Traveling can be stressful, period. But it can be particularly hard when you have to manage a chronic illness as well -- tasks on your list include packing carefully, getting from point A to point B, and remembering to take your medications on time. Choosing the right locale can make all the difference between a revitalizing experience and a depleting one.
These destinations are particularly suited for those with chronic illnesses or special needs.
If you have limited mobility or use a wheelchair…
San Diego has accessible beaches with free beach wheelchairs and many wheelchair-friendly highlights, including the San Diego Zoo (admission is free for your attendant!), sightseeing tours, and the Balboa Theatre and Civic Theatre.
Morgan’s Wonderland in San Antonio is a family amusement park designed to be fully accessible, with over 30 traditional or adaptive swings including wheelchair swings and a Sensory Village™, where, among other attractions, you can experience simulations of driving a car and riding a horse.
If you want to travel internationally, check out Barcelona, with its very accessible public transit, and Sicily, which offers many activities with mobility accommodations, from scuba diving to olive-oil making.
If you have children with special needs…
All Beaches Caribbean All-Inclusive Resorts offer a selection of kids’ camps where kids are immersed in age-appropriate activities like face-painting, scavenger hunts, pizza-making, or a karaoke club. One-on-one care is available for your child with special needs. Beaches Kids Camps are Certified Autism Centers that offer autism-friendly activities and environments with specially trained staff.
The staff of the Smugglers’ Notch Adaptive Program (SNAP) at Smugglers’ Notch Resort in Cambridge, Vt., accommodates severe medical needs. They provide a trained counselor for support and assistance and have adaptive sports including horseback riding, kayaking, sailing, and swimming.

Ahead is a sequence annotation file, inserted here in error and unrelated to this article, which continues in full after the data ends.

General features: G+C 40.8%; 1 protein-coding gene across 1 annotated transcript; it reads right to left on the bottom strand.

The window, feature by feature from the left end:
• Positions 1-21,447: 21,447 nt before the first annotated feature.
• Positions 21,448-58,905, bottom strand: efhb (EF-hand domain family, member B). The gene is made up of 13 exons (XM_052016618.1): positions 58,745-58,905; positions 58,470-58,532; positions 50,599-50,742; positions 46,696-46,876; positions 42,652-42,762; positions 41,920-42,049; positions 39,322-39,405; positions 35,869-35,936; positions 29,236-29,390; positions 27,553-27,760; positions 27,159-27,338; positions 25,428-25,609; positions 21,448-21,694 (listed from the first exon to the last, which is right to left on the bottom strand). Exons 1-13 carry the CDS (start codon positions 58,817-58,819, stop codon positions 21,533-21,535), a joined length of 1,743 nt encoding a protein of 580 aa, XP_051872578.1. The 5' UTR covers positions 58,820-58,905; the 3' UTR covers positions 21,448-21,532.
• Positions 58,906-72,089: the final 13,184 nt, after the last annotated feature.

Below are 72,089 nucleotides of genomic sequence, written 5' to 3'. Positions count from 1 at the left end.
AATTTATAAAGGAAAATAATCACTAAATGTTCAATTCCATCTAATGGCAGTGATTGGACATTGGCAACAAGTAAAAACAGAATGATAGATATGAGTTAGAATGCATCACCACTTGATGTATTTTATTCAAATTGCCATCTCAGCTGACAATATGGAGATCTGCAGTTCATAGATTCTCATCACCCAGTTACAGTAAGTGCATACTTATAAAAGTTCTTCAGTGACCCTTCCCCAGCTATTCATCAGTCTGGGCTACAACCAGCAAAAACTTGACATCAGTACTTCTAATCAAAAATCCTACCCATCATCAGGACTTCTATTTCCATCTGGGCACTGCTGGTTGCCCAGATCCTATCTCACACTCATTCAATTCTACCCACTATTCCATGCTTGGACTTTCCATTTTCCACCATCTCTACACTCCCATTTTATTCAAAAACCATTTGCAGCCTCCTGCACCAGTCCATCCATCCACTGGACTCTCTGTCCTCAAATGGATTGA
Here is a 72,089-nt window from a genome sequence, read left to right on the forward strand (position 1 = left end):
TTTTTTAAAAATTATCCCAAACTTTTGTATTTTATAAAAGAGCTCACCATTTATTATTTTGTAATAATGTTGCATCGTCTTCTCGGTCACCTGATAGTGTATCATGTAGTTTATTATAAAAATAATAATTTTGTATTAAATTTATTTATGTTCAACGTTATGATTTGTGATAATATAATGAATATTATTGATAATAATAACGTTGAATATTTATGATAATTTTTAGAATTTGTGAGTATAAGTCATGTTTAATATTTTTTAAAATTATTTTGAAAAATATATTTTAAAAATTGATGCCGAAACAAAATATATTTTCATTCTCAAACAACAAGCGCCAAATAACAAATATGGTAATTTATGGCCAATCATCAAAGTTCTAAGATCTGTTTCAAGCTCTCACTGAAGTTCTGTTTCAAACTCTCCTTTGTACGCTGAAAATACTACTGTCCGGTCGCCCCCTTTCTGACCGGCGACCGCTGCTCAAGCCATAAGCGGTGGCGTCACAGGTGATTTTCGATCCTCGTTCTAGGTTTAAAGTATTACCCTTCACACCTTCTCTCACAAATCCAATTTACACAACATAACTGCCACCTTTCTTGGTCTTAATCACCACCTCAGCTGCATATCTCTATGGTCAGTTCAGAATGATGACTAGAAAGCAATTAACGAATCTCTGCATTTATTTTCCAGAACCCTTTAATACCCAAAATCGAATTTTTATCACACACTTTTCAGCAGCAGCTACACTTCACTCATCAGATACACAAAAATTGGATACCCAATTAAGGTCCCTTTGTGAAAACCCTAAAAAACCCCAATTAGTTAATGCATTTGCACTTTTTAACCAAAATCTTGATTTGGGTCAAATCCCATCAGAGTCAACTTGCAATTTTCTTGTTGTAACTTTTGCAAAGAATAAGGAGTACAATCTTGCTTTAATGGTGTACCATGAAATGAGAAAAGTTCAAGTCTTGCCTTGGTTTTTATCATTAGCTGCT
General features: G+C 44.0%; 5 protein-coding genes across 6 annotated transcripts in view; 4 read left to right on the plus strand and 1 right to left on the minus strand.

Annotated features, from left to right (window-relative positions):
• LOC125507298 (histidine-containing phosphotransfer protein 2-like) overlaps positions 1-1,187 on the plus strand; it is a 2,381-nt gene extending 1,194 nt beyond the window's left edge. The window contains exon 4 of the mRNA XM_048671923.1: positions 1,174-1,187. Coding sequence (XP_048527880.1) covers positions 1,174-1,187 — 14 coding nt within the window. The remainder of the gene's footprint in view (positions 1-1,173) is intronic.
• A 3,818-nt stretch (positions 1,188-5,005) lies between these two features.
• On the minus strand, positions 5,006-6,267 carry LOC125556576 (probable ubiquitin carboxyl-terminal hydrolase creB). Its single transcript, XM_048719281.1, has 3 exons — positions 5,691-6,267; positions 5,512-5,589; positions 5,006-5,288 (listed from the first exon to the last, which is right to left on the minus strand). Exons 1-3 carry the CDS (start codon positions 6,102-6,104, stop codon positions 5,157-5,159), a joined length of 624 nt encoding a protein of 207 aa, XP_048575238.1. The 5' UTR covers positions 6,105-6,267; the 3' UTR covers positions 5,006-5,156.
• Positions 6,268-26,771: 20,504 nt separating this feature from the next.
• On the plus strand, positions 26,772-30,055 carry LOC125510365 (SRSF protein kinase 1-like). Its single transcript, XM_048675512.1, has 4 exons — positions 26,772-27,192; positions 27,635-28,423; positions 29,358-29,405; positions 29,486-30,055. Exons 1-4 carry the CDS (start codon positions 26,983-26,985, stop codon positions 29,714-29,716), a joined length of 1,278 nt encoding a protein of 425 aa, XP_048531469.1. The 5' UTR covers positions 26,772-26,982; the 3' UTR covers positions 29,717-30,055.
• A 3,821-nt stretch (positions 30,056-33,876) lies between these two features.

If you want an all-inclusive experience…
If chronic fatigue or low energy is part of your condition, a vacation that involves a lot of activity may not be your idea of paradise. At Franklyn D. Resort and Spa in St. Ann, Jamaica, families can request a personal vacation nanny. Nannies tend to your children, help with family activities, stock your fridge, and tidy your suite.
If you want to keep your vacation as low-stress as possible, consider taking a cruise. Royal Caribbean’s Quantum, Freedom, Oasis, Radiance, and Vision Class ships get rave reviews from travelers with disabilities for their attention to detail in accommodating special needs and their overall physical accessibility for people with mobility challenges. Royal’s fleet includes some of the roomiest ships, with many accessible staterooms and even wheelchair lifts for the pool and whirlpool.
If you crave adventure…
Perhaps being pampered isn’t your thing. Maybe you want to explore and see the world. There are travel companies that cater to travelers with disabilities. Flying Wheels Travel was one of the first (formed nearly 50 years ago). They make individual, customized travel arrangements, set up escorted tours, and help plan group adventures anything from visiting Machu Picchu to cruising around Alaska.
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